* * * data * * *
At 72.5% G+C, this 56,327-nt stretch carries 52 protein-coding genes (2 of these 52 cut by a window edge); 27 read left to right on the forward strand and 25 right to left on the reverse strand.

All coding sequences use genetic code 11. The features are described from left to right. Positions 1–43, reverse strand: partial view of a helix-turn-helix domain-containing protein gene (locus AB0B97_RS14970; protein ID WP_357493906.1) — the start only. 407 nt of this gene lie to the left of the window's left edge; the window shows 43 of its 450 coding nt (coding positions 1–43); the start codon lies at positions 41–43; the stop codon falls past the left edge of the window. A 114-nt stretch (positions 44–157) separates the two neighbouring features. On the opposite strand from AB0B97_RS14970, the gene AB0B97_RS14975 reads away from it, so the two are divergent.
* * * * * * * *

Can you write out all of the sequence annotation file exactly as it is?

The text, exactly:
At 72.5% G+C, this 56,327-nt stretch carries 52 protein-coding genes (2 of these 52 cut by a window edge); 27 read left to right on the forward strand and 25 right to left on the reverse strand.

All coding sequences use genetic code 11. The features are described from left to right. Positions 1–43, reverse strand: partial view of a helix-turn-helix domain-containing protein gene (locus AB0B97_RS14970; protein ID WP_357493906.1) — the start only. 407 nt of this gene lie to the left of the window's left edge; the window shows 43 of its 450 coding nt (coding positions 1–43); the start codon lies at positions 41–43; the stop codon falls past the left edge of the window. A 114-nt stretch (positions 44–157) separates the two neighbouring features. On the opposite strand from AB0B97_RS14970, the gene AB0B97_RS14975 reads away from it, so the two are divergent.